Mac: Martin Gardner is a regular columnist in this magazine and has also been featured in a cover-story profile. A few weeks ago, there was a get-together in Atlanta called "The Gathering For Gardner II" honoring him. By coincidence his name has come up in connection with a couple of the things we're reviewing this month.
After I did the teach-a-trick segments on The World's Greatest Magic II last Thanksgiving eve, I have been both complimented and condemned by my fellow magicians. On the other hand, the response from regular people - kids especially - has been almost completely one-sided. They all have exciting stories to tell me about their experiences trying the various tricks I demonstrated: the messes they've made, the people they've fooled or didn't fool, or how the trick went right or wrong. It's been very fun for me. If you know of a kid that likes that sort of thing, then Klutz Press has a book they'd love. It's called The Rubber Chicken Book. It is filled with bad jokes, goofy skits, simple magic tricks, and a fabulous practical joke. You can buy this in your regular bookstore. Then, if it turns out the kid has a knack for this kind of thing, you can turn them on to Martin Gardner's Encyclopedia of Impromptu Magic (in fact, Mr. Gardner is mentioned in the acknowledgments for The Rubber Chicken Book). Or, you can save yourself the trouble and just wait a few years and I will have taught all these things on television.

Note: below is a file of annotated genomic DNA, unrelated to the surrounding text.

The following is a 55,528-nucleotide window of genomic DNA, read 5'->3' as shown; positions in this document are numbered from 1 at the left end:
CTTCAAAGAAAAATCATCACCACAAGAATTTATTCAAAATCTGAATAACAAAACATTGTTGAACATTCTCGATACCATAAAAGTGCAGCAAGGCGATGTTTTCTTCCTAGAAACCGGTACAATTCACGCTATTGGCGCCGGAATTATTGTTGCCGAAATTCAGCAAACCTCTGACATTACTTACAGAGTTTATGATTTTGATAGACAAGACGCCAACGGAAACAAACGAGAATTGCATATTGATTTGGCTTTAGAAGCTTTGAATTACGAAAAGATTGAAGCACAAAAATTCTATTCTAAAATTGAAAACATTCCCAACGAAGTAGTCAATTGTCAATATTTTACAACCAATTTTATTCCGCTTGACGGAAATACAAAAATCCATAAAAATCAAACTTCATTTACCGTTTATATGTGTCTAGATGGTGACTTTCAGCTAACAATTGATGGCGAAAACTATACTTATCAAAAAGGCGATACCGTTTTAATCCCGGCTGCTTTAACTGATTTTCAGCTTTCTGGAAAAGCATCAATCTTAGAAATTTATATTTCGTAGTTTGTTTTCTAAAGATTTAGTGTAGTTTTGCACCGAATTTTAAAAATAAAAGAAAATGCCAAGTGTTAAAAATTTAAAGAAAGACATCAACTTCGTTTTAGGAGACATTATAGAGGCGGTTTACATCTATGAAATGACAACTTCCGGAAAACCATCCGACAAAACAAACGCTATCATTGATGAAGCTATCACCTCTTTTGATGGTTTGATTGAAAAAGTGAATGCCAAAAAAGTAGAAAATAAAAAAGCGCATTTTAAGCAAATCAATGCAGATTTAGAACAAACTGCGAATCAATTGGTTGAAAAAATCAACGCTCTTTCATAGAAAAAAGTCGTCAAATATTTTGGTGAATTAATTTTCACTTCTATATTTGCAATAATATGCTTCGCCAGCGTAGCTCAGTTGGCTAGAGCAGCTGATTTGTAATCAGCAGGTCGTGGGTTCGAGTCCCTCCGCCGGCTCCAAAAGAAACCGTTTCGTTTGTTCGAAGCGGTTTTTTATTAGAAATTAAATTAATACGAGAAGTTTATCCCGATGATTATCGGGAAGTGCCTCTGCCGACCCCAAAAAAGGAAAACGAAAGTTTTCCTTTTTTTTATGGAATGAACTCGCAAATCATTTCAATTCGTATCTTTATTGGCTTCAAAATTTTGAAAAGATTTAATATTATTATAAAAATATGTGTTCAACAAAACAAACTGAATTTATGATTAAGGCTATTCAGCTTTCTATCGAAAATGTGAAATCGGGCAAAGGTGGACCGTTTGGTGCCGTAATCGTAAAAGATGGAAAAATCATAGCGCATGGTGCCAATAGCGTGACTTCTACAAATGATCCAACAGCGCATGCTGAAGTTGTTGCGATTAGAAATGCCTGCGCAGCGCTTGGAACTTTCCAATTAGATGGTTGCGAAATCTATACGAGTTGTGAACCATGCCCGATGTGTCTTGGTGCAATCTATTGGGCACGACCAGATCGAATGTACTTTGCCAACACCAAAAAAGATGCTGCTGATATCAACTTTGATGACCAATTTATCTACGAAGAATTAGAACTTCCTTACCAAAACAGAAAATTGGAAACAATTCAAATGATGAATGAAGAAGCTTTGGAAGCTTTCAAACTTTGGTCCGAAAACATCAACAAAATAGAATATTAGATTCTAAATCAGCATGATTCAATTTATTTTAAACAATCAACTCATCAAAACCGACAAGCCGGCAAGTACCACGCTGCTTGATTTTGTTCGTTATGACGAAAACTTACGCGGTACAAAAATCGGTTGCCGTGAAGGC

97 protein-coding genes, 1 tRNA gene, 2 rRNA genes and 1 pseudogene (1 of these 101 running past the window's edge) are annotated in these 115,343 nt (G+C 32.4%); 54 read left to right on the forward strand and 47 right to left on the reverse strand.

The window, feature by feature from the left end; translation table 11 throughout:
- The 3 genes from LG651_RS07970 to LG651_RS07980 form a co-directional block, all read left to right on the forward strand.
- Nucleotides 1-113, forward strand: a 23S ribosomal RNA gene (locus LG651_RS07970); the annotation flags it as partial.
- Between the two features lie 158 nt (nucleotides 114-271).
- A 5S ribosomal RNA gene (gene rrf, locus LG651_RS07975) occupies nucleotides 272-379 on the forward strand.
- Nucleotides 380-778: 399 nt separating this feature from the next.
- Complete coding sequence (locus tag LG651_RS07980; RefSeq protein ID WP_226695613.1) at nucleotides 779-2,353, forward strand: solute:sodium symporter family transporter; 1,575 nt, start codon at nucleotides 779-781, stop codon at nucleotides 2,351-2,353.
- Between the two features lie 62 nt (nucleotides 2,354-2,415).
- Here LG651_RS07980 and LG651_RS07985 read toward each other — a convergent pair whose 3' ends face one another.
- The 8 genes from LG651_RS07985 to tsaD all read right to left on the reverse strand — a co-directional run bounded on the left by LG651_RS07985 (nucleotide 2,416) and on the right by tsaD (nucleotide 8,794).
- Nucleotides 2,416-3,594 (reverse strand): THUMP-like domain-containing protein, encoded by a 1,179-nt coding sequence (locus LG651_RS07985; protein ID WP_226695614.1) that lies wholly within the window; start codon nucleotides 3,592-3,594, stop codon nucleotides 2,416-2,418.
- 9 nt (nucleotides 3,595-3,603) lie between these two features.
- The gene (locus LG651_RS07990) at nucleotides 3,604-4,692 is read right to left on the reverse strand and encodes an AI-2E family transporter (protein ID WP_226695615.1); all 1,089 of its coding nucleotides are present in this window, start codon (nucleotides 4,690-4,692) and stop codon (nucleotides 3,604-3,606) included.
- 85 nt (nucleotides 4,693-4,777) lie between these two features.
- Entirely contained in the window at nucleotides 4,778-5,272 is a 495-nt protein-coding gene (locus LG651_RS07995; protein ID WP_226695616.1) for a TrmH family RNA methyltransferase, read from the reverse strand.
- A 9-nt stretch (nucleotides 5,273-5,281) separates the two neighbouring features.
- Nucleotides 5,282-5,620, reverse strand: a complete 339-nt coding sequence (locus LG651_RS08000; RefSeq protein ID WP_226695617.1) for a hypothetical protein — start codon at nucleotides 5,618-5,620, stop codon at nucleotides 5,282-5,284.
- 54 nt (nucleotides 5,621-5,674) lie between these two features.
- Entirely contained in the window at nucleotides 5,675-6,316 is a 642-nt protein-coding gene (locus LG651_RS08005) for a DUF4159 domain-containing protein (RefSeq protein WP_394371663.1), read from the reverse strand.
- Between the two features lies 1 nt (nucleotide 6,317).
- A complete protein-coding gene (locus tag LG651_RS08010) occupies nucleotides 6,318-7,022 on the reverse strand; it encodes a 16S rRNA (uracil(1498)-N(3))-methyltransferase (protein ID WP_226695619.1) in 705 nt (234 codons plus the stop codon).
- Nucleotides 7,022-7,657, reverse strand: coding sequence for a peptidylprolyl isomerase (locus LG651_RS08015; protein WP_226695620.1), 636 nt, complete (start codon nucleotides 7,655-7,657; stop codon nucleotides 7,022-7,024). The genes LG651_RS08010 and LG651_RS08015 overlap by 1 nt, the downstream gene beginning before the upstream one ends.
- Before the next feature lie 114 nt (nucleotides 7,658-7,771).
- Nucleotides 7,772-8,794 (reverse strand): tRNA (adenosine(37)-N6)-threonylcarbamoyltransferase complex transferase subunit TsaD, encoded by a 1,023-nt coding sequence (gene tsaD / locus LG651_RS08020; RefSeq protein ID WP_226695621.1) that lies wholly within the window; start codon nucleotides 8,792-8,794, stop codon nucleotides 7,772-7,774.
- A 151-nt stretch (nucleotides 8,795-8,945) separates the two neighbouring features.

Mac: No. Not really.
Mike: Here's the effect: The magician displays a white Bic-type cigarette lighter that is blank on both sides. The lighter is pushed through the left hand and when it emerges the word "Fantasy" is printed on the side. The lighter is turned over and it is seen to now have the word "Reality" printed on the other side. The lighter is pushed through the fist again and all the writing disappears. Then the lighter vanishes.